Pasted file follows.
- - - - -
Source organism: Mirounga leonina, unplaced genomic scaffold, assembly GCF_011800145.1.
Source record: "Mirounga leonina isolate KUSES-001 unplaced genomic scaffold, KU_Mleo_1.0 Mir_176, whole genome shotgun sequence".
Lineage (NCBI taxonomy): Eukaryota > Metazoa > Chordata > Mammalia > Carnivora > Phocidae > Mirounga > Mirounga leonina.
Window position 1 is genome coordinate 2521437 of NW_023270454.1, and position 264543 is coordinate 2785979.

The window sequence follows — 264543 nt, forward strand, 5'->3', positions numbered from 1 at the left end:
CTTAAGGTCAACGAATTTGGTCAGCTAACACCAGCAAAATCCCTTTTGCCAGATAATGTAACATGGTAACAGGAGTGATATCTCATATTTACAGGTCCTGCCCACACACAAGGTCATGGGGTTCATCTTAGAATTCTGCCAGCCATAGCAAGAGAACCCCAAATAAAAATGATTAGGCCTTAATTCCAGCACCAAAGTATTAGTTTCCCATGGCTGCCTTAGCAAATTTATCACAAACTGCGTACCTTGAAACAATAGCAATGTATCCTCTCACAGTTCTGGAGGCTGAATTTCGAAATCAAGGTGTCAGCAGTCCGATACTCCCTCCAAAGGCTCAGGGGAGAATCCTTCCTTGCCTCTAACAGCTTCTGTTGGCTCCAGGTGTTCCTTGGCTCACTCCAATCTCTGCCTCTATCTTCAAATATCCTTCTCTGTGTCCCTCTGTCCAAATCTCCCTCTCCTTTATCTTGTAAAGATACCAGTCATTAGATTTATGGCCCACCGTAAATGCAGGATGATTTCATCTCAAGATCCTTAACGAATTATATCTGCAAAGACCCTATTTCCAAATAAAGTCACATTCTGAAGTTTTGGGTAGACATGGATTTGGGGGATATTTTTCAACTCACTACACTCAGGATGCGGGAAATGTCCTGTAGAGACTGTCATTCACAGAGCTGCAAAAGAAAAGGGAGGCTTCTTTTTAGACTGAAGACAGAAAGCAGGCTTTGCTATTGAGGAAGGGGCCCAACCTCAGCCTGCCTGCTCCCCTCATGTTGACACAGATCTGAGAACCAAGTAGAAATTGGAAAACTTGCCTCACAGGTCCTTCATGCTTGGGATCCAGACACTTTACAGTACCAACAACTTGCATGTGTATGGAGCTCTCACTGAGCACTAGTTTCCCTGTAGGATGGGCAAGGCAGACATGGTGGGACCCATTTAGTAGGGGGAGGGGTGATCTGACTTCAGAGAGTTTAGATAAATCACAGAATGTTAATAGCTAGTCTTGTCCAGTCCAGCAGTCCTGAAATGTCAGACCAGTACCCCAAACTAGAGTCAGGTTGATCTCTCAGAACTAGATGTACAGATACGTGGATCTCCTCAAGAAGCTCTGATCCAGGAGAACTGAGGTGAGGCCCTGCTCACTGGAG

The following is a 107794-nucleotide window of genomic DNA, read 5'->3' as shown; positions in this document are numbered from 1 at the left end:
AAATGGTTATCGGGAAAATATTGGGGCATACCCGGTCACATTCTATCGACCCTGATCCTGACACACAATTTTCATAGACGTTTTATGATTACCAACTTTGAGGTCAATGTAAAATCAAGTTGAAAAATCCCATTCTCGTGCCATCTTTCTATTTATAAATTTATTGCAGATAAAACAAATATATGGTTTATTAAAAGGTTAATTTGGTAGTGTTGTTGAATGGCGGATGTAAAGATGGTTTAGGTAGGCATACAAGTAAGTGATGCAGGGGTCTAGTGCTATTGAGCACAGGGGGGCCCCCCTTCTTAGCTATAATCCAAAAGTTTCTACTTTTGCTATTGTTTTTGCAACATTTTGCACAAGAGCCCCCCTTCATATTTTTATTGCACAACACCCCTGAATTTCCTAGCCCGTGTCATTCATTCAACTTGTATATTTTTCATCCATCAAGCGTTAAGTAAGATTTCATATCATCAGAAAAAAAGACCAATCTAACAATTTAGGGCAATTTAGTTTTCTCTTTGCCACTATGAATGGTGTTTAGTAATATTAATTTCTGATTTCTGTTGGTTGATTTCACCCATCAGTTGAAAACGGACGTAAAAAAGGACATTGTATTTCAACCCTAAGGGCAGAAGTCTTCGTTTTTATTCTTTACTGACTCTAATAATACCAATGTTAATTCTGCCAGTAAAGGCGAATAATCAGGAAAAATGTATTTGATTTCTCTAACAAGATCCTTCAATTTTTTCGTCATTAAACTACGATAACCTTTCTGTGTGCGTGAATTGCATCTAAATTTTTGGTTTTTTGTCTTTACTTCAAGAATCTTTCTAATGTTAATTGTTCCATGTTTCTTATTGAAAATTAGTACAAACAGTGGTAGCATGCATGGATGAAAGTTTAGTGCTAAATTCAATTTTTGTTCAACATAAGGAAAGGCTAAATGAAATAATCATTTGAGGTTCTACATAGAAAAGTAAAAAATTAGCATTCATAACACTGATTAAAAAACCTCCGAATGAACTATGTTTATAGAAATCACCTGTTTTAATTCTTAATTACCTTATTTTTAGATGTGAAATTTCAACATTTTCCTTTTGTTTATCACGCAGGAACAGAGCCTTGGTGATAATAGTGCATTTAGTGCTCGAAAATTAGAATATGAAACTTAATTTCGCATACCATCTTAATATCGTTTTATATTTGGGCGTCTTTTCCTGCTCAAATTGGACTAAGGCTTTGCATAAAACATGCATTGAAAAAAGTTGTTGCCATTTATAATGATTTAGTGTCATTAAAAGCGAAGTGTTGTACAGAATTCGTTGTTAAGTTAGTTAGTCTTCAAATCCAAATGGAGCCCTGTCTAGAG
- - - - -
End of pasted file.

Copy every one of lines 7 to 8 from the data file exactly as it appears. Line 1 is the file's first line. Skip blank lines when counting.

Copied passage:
The following is a 107794-nucleotide window of genomic DNA, read 5'->3' as shown; positions in this document are numbered from 1 at the left end:
AAATGGTTATCGGGAAAATATTGGGGCATACCCGGTCACATTCTATCGACCCTGATCCTGACACACAATTTTCATAGACGTTTTATGATTACCAACTTTGAGGTCAATGTAAAATCAAGTTGAAAAATCCCATTCTCGTGCCATCTTTCTATTTATAAATTTATTGCAGATAAAACAAATATATGGTTTATTAAAAGGTTAATTTGGTAGTGTTGTTGAATGGCGGATGTAAAGATGGTTTAGGTAGGCATACAAGTAAGTGATGCAGGGGTCTAGTGCTATTGAGCACAGGGGGGCCCCCCTTCTTAGCTATAATCCAAAAGTTTCTACTTTTGCTATTGTTTTTGCAACATTTTGCACAAGAGCCCCCCTTCATATTTTTATTGCACAACACCCCTGAATTTCCTAGCCCGTGTCATTCATTCAACTTGTATATTTTTCATCCATCAAGCGTTAAGTAAGATTTCATATCATCAGAAAAAAAGACCAATCTAACAATTTAGGGCAATTTAGTTTTCTCTTTGCCACTATGAATGGTGTTTAGTAATATTAATTTCTGATTTCTGTTGGTTGATTTCACCCATCAGTTGAAAACGGACGTAAAAAAGGACATTGTATTTCAACCCTAAGGGCAGAAGTCTTCGTTTTTATTCTTTACTGACTCTAATAATACCAATGTTAATTCTGCCAGTAAAGGCGAATAATCAGGAAAAATGTATTTGATTTCTCTAACAAGATCCTTCAATTTTTTCGTCATTAAACTACGATAACCTTTCTGTGTGCGTGAATTGCATCTAAATTTTTGGTTTTTTGTCTTTACTTCAAGAATCTTTCTAATGTTAATTGTTCCATGTTTCTTATTGAAAATTAGTACAAACAGTGGTAGCATGCATGGATGAAAGTTTAGTGCTAAATTCAATTTTTGTTCAACATAAGGAAAGGCTAAATGAAATAATCATTTGAGGTTCTACATAGAAAAGTAAAAAATTAGCATTCATAACACTGATTAAAAAACCTCCGAATGAACTATGTTTATAGAAATCACCTGTTTTAATTCTTAATTACCTTATTTTTAGATGTGAAATTTCAACATTTTCCTTTTGTTTATCACGCAGGAACAGAGCCTTGGTGATAATAGTGCATTTAGTGCTCGAAAATTAGAATATGAAACTTAATTTCGCATACCATCTTAATATCGTTTTATATTTGGGCGTCTTTTCCTGCTCAAATTGGACTAAGGCTTTGCATAAAACATGCATTGAAAAAAGTTGTTGCCATTTATAATGATTTAGTGTCATTAAAAGCGAAGTGTTGTACAGAATTCGTTGTTAAGTTAGTTAGTCTTCAAATCCAAATGGAGCCCTGTCTAGAG